Tauranga’s Ian Pugh at the scene of last week’s dramatic rescue on Mount Maunganui's Main Beach. Photo by Jamie Troughton/Dscribe Media.
With just two months’ worth of surf lifesaving training under his belt, Tauranga 13-year-old Ian Pugh relied mostly on instinct when he rescued a man from a rip last Friday.
Turns out those instincts were pretty good.
The Mount Maunganui Lifeguard Service member has won praise from his senior colleagues for the way he handled himself during and after the incident, which saw him paddle out to an elderly man struggling on his bodyboard at the Main Beach and help him back into shore.
Still three weeks shy of being old enough to get his lifeguard award, Pugh was heading out after training to catch a wave when the action unfolded.
“I saw a couple of people out further and one of them looked like he was struggling because the rip was coming across and he was getting swept into the rocks,” says Pugh.
“He was in a spot where the waves kept crashing on him but he wasn’t going anywhere - I went over and asked if he was alright and he said he’d quite like a lift because he was out of breath.”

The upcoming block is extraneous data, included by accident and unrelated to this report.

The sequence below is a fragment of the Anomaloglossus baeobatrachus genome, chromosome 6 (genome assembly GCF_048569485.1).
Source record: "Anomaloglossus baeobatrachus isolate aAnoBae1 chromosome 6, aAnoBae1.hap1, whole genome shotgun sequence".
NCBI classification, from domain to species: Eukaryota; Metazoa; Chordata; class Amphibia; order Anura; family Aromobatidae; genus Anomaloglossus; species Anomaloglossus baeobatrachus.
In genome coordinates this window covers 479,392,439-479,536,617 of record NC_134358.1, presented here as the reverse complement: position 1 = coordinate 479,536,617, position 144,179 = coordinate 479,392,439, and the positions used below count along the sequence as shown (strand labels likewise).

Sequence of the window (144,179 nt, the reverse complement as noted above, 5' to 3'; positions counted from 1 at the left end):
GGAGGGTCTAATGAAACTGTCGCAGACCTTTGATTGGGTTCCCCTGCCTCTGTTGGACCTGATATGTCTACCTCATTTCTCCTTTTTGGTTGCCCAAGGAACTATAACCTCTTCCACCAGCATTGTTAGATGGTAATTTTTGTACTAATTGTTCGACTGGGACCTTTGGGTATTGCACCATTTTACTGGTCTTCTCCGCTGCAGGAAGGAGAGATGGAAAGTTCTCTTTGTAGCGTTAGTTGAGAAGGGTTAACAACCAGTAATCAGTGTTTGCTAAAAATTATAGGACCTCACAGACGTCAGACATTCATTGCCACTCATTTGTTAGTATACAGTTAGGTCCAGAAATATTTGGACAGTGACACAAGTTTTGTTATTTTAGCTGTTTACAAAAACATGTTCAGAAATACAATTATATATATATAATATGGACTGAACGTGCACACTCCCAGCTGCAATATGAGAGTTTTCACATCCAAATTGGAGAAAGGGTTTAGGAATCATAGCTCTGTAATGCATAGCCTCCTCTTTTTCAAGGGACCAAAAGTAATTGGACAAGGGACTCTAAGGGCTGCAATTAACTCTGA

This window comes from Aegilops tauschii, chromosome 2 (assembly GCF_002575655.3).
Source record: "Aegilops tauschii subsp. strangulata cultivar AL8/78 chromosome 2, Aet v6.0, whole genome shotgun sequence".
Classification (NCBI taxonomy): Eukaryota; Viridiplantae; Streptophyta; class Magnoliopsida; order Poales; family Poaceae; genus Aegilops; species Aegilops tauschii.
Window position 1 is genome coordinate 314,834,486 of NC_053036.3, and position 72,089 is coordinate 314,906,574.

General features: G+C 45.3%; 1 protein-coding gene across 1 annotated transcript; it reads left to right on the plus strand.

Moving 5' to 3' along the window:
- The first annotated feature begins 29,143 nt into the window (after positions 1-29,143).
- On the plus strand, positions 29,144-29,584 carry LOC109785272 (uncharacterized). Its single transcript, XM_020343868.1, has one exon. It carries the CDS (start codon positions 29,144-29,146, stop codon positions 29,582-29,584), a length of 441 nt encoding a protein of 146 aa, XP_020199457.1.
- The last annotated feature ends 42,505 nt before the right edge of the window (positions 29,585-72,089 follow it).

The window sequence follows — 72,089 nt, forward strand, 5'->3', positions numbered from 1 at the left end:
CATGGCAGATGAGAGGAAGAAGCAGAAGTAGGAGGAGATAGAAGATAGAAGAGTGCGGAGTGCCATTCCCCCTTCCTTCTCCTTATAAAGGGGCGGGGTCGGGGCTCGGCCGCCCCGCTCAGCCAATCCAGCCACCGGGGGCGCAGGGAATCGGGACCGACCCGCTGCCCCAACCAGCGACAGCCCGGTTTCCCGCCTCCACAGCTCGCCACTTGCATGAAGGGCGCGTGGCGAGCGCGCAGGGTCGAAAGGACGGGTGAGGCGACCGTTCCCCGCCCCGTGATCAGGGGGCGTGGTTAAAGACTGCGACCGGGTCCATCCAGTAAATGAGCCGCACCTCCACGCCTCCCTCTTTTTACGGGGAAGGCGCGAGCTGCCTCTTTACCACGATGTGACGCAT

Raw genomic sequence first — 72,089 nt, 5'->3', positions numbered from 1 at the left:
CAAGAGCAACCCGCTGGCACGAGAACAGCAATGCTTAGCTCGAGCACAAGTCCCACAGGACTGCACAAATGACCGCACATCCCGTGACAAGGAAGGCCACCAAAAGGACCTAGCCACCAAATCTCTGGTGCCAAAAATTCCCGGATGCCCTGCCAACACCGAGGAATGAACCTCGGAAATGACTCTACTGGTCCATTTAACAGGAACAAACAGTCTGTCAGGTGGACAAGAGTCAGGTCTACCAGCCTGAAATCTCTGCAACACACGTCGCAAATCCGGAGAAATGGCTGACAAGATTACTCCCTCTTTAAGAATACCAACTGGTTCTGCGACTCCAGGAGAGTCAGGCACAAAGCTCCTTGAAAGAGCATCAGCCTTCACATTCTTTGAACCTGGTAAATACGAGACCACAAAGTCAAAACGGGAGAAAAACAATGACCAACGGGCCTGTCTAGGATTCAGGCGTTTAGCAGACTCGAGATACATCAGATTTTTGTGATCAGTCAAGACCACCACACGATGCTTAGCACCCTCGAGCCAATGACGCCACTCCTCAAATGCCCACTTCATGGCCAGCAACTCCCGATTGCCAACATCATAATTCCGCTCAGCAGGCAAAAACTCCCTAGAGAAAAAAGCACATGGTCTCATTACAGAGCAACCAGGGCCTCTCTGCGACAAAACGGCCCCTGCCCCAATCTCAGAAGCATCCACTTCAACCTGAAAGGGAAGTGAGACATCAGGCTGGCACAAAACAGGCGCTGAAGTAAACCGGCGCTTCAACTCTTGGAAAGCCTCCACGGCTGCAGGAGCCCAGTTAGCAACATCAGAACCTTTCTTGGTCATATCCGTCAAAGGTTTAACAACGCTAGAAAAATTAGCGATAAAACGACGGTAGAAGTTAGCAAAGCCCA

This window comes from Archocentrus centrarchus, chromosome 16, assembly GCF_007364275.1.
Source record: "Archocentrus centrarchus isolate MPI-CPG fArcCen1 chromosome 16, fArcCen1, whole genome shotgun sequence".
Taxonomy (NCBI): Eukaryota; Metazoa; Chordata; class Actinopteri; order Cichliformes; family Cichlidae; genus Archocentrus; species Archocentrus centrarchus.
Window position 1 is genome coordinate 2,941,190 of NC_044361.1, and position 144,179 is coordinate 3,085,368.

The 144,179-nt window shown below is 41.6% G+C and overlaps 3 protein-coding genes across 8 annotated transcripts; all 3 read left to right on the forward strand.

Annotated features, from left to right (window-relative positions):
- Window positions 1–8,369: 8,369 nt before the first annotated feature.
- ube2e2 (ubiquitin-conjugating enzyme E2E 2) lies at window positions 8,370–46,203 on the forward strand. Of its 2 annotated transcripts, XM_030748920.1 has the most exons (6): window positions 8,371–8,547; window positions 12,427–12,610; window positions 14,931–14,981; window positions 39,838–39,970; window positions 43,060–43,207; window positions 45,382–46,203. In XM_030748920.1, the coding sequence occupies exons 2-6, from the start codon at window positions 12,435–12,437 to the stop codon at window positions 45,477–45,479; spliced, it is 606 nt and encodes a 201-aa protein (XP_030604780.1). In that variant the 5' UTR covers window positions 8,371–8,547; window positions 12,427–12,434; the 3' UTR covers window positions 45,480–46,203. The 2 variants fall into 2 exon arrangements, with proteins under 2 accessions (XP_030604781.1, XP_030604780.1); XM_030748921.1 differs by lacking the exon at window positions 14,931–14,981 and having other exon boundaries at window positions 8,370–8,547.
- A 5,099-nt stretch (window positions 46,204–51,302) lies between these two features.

With the man clinging onto his board, Pugh then negotiated his way back into the beach through the shorebreak, where he was met by club coaches and New Zealand surf lifesaving representatives Hamish Miller and Declan Dempster, French national lifeguard Julien Lalanne and members of the regional lifeguard service based at the beach.
The man, although shaken, was assessed by lifeguards and given the all-clear.
Lalanne, who has been coaching at the Mount for a number of years during his off-season, was incredibly proud of his young charge.
“I was just so impressed with his instincts as much as anything,” says Lalanne.
“Technically, it wasn’t a perfect rescue but the way he saw they were in trouble and went straight in to help more than made up for that. And the most impressive thing was how humble he was afterwards - he just shrugged and said it was no big deal.”
Patrol captain Julia Conway helped Pugh fill out his first-ever rescue incident form and was also impressed with his actions.
“He kept a calm head and did exactly what lifeguards many years his senior are supposed to do,” says Conway.
“It was pretty cool to see someone so young handle themselves so well in that situation.
Conway says the conditions were tricky on Friday, with rescues up and down the coast, caused by strong winds and holes formed by large swells earlier in the week.
She recommended people swim between the flags and use swim fins if bodyboarding.
Bethlehem College student Pugh, who is also a talented runner, swimmer and basketballer, admits he was a reluctant participant when he was first taken to the beach by his family at the start of the season but now is totally hooked, especially with such a successful outcome to his first rescue.
“It didn’t really seem that big a deal but I could see it could’ve got worse if he was out there for any longer. It all happened so fast but it seemed like the best thing to do, to give him a bigger board and get him in safely.”